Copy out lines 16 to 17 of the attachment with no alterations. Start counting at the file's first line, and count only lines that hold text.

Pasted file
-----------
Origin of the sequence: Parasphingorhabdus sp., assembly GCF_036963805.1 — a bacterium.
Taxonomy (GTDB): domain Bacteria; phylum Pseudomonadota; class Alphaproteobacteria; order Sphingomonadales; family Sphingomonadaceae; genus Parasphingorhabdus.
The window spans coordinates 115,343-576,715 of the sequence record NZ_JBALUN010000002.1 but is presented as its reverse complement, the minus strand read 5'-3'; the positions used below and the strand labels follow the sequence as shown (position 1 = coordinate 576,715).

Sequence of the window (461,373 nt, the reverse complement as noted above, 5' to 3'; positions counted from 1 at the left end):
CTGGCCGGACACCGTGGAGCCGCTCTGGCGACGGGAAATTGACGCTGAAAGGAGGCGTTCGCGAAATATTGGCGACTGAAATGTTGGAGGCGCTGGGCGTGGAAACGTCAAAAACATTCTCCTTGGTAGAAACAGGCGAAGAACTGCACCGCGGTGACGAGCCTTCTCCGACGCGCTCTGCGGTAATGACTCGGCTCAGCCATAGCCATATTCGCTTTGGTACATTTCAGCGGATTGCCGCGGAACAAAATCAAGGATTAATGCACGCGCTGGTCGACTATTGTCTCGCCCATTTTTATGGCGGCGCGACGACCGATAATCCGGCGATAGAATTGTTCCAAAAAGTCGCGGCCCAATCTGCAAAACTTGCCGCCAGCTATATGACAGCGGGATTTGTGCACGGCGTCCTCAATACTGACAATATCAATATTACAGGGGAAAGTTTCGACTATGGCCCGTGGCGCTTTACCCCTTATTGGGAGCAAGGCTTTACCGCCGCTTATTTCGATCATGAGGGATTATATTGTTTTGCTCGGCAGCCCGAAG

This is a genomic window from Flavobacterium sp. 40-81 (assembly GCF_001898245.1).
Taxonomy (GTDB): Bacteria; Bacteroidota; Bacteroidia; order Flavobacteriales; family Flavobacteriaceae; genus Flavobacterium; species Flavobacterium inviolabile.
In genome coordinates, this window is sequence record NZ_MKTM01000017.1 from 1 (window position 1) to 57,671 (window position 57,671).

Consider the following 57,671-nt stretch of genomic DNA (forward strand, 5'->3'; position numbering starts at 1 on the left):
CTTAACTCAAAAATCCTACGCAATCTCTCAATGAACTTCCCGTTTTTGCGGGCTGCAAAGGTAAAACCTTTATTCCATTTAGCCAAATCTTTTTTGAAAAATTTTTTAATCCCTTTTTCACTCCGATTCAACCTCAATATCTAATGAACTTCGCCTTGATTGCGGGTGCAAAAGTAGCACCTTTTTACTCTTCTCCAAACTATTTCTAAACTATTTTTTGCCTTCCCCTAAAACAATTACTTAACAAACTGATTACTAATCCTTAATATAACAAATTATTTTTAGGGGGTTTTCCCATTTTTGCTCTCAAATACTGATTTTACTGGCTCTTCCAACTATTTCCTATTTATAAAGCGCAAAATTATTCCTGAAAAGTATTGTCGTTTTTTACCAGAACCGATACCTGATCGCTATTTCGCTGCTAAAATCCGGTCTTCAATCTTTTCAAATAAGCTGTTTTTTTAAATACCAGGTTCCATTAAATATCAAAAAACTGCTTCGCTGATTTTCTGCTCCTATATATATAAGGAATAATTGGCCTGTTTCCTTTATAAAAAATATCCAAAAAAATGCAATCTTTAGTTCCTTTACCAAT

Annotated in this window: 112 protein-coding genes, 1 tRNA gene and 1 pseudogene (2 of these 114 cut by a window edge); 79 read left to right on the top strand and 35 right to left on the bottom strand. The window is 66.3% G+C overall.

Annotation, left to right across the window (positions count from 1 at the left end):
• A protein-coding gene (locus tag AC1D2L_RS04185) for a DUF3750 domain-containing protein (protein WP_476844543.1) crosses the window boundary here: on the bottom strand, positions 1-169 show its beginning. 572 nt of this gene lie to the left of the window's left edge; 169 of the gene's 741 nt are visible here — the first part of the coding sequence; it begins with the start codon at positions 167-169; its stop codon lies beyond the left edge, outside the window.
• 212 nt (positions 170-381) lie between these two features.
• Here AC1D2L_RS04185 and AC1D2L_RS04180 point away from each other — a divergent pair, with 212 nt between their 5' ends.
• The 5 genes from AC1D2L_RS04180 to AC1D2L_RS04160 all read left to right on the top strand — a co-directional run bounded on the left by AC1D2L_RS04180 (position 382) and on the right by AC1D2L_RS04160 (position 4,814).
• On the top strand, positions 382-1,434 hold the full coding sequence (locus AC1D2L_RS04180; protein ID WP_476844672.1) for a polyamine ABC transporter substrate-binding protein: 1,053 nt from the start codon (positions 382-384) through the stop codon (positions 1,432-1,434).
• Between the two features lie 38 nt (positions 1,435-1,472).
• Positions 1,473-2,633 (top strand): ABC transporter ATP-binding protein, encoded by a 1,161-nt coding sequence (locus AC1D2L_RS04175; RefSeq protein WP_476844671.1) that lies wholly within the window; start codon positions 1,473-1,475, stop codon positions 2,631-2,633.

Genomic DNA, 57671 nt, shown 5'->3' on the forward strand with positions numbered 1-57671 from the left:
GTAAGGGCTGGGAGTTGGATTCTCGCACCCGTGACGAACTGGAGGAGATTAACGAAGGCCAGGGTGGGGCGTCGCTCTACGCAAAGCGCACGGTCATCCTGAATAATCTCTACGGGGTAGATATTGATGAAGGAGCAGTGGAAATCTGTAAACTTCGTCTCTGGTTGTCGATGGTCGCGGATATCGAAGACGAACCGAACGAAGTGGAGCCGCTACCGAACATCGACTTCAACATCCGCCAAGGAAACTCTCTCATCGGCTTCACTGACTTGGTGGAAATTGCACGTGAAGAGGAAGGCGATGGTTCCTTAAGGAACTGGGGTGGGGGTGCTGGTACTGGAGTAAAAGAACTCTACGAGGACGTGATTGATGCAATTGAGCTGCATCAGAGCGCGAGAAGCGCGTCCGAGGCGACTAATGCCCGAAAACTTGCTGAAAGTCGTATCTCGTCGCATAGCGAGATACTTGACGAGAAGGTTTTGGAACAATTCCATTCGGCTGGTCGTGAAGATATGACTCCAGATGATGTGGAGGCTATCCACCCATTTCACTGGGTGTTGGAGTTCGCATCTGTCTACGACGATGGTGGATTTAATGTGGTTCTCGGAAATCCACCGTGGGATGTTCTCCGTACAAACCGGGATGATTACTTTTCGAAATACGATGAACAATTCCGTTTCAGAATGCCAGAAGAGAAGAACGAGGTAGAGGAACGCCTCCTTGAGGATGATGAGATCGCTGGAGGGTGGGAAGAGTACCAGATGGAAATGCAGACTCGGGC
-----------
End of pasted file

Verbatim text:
• The 5 genes from AC1D2L_RS04180 to AC1D2L_RS04160 all read left to right on the top strand — a co-directional run bounded on the left by AC1D2L_RS04180 (position 382) and on the right by AC1D2L_RS04160 (position 4,814).
• On the top strand, positions 382-1,434 hold the full coding sequence (locus AC1D2L_RS04180; protein ID WP_476844672.1) for a polyamine ABC transporter substrate-binding protein: 1,053 nt from the start codon (positions 382-384) through the stop codon (positions 1,432-1,434).